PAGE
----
PG&E Declines San Francisco's Offer to Buy Power Lines

Doug Sovern
September 09, 2019 - 1:50 pm

Matt Bigler


PG&E says it isn't interested in selling its power lines in San Francisco to the city, which is offering the utility $2.5 billion as the gas and electric provider tries crawling out of bankruptcy.

PG&E is trying to emerge from federal bankruptcy proceedings and has massive liabilities looming from wildfdires possibly linked to its equipment. San Francisco officials think that such conditions create an opportunity to take over the company's local electricity grid. The city would run it and sell the power instead, under such a plan. 

“The city’s goal is to own the whole thing, and also I think more importantly, to distance itself from what it perceives as poor management at PG&E and kind of the disastrous consequences for rate-payers that flow from that core management,” Michael Wara, head of the climate and energy policy program at Stanford’s Woods Institute, said.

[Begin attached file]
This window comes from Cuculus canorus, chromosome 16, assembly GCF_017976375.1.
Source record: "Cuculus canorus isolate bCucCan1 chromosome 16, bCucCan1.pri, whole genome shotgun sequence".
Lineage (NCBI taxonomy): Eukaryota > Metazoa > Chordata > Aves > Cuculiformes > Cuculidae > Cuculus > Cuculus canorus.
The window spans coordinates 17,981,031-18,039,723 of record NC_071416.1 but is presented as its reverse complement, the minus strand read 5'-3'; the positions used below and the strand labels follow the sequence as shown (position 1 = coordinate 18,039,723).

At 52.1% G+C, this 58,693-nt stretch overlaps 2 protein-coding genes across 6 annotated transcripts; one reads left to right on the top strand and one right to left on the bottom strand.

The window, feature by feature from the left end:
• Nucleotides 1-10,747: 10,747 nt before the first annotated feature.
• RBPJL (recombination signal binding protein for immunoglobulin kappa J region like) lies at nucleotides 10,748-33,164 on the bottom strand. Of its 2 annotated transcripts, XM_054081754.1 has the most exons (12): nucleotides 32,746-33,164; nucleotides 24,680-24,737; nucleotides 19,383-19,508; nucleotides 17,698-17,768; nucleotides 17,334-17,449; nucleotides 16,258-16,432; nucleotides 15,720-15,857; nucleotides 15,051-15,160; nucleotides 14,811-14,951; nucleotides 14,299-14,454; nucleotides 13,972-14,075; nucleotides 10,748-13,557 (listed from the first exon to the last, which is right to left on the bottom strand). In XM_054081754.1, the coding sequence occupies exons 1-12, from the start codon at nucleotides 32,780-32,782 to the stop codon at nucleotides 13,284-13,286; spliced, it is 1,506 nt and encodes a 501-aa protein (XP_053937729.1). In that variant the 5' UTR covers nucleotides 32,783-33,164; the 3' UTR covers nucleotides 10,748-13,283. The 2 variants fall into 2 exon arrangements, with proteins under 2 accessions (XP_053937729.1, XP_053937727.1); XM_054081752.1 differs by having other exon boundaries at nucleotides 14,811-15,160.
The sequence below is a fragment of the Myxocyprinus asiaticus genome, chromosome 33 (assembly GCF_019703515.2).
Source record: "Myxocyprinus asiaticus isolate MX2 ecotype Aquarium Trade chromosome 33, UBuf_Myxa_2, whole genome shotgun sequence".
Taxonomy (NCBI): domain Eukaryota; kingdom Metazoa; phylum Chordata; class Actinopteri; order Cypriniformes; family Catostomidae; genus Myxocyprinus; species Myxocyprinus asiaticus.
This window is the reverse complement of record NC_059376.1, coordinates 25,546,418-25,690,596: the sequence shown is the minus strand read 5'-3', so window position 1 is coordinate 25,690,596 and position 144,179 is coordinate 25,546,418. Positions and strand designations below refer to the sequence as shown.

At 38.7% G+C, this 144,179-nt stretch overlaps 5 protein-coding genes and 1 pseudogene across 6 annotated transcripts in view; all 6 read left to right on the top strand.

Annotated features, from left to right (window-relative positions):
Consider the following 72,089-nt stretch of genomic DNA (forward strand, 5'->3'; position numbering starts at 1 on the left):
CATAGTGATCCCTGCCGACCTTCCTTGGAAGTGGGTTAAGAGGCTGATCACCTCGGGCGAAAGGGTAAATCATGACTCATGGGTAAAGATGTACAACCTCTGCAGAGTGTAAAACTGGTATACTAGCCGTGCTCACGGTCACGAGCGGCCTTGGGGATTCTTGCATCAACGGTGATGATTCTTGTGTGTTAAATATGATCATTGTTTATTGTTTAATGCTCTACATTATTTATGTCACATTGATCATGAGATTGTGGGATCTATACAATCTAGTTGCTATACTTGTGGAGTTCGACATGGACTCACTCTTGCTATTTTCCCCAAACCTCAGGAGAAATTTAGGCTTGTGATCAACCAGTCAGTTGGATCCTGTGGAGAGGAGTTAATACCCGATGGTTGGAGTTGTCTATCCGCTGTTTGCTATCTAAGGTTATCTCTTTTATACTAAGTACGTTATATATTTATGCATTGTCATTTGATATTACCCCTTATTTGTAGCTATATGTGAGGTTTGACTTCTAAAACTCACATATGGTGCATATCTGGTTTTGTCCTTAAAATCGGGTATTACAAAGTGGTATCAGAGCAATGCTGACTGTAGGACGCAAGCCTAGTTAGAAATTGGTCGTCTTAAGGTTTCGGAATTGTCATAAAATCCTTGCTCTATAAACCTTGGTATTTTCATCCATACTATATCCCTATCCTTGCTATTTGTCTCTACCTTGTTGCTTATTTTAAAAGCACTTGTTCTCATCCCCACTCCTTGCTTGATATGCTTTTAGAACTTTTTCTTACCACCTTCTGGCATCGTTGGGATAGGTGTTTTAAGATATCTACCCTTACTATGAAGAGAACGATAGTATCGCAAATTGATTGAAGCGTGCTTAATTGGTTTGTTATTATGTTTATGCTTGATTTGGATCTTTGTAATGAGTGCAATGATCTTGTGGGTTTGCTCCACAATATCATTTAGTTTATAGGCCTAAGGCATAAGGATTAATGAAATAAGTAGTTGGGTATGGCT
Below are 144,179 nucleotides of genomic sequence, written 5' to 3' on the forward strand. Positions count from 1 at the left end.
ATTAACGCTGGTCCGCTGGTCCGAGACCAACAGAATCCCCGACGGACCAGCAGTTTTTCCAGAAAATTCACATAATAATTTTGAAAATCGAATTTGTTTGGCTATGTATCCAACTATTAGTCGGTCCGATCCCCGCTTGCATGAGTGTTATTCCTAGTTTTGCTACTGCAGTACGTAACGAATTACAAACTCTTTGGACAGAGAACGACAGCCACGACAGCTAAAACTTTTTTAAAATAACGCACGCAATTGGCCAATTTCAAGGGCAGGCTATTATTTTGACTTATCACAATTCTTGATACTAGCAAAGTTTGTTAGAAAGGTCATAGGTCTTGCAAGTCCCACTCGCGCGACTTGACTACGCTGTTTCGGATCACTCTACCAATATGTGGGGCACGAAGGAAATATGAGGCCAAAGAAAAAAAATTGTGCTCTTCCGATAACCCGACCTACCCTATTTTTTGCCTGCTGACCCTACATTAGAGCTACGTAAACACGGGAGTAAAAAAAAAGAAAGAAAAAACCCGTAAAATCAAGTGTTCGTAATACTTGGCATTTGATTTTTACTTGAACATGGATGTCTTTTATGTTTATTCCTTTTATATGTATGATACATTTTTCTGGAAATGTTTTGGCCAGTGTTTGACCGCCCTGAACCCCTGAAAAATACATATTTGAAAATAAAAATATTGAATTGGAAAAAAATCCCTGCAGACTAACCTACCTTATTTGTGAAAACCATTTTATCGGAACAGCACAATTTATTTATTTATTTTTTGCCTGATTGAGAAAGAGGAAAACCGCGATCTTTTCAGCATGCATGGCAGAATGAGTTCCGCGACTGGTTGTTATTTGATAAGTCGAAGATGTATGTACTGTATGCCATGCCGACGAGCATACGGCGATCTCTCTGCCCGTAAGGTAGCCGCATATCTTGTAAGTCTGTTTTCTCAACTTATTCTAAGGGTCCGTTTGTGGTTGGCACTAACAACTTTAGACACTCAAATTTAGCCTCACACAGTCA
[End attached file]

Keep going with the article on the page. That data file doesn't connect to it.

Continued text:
Related: PG&E Weather Site Predicts Possible Power Outages

Wara calls the city's $2.5 billion opening bid a lowball offer, which may be why PG&E has issued a statement saying such a sale is not in the best interest of its customers or stakeholders. 

It is presenting its initial reorganization plan to a bankruptcy judge, banking on at least $14 billion in new investment from selling more stock. 

But PG&E can't know yet how much it will have to pay to victims of the Tubbs wildfire, with a trial on that still to come. 

Wara says the bankruptcy plan is full of blanks and question marks.

“I don’t think by any stretch this is the end of the process,” he said. “This is really just a waypoint.”